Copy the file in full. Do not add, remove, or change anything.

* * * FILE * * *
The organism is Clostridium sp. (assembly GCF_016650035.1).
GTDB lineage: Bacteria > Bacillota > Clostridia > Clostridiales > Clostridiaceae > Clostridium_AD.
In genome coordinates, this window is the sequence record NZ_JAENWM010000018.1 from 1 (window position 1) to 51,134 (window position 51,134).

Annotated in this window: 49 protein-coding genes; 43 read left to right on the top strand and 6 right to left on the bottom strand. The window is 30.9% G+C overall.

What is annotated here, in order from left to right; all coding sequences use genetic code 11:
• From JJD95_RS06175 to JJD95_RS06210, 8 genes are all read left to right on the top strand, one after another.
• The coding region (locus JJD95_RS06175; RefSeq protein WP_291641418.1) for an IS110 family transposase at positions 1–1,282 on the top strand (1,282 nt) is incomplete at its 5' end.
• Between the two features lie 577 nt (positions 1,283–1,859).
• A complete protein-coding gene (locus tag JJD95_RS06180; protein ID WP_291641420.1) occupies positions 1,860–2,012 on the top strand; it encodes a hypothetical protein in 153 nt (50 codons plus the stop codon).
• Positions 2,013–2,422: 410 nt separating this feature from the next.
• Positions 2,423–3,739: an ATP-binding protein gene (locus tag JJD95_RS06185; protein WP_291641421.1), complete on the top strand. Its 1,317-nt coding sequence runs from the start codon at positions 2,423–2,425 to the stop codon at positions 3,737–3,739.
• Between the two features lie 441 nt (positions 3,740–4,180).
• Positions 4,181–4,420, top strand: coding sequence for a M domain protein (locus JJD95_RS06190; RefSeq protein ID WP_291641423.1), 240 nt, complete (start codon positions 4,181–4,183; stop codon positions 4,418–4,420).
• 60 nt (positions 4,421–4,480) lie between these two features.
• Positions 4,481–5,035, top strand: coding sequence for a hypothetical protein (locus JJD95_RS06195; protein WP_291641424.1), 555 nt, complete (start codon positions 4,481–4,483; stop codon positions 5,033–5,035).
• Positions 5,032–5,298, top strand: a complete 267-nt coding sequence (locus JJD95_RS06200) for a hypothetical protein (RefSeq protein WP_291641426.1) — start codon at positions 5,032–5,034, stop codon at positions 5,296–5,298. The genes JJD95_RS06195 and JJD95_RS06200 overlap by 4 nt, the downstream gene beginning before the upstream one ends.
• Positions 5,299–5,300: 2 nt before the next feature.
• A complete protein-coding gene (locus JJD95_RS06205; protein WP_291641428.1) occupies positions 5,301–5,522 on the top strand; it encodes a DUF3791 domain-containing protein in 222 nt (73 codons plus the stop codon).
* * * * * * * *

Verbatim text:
The organism is Clostridium sp. (assembly GCF_016650035.1).
GTDB lineage: Bacteria > Bacillota > Clostridia > Clostridiales > Clostridiaceae > Clostridium_AD.
In genome coordinates, this window is the sequence record NZ_JAENWM010000018.1 from 1 (window position 1) to 51,134 (window position 51,134).

Annotated in this window: 49 protein-coding genes; 43 read left to right on the top strand and 6 right to left on the bottom strand. The window is 30.9% G+C overall.

What is annotated here, in order from left to right; all coding sequences use genetic code 11:
• From JJD95_RS06175 to JJD95_RS06210, 8 genes are all read left to right on the top strand, one after another.
• The coding region (locus JJD95_RS06175; RefSeq protein WP_291641418.1) for an IS110 family transposase at positions 1–1,282 on the top strand (1,282 nt) is incomplete at its 5' end.
• Between the two features lie 577 nt (positions 1,283–1,859).
• A complete protein-coding gene (locus tag JJD95_RS06180; protein ID WP_291641420.1) occupies positions 1,860–2,012 on the top strand; it encodes a hypothetical protein in 153 nt (50 codons plus the stop codon).
• Positions 2,013–2,422: 410 nt separating this feature from the next.
• Positions 2,423–3,739: an ATP-binding protein gene (locus tag JJD95_RS06185; protein WP_291641421.1), complete on the top strand. Its 1,317-nt coding sequence runs from the start codon at positions 2,423–2,425 to the stop codon at positions 3,737–3,739.
• Between the two features lie 441 nt (positions 3,740–4,180).
• Positions 4,181–4,420, top strand: coding sequence for a M domain protein (locus JJD95_RS06190; RefSeq protein ID WP_291641423.1), 240 nt, complete (start codon positions 4,181–4,183; stop codon positions 4,418–4,420).
• 60 nt (positions 4,421–4,480) lie between these two features.
• Positions 4,481–5,035, top strand: coding sequence for a hypothetical protein (locus JJD95_RS06195; protein WP_291641424.1), 555 nt, complete (start codon positions 4,481–4,483; stop codon positions 5,033–5,035).
• Positions 5,032–5,298, top strand: a complete 267-nt coding sequence (locus JJD95_RS06200) for a hypothetical protein (RefSeq protein WP_291641426.1) — start codon at positions 5,032–5,034, stop codon at positions 5,296–5,298. The genes JJD95_RS06195 and JJD95_RS06200 overlap by 4 nt, the downstream gene beginning before the upstream one ends.
• Positions 5,299–5,300: 2 nt before the next feature.
• A complete protein-coding gene (locus JJD95_RS06205; protein WP_291641428.1) occupies positions 5,301–5,522 on the top strand; it encodes a DUF3791 domain-containing protein in 222 nt (73 codons plus the stop codon).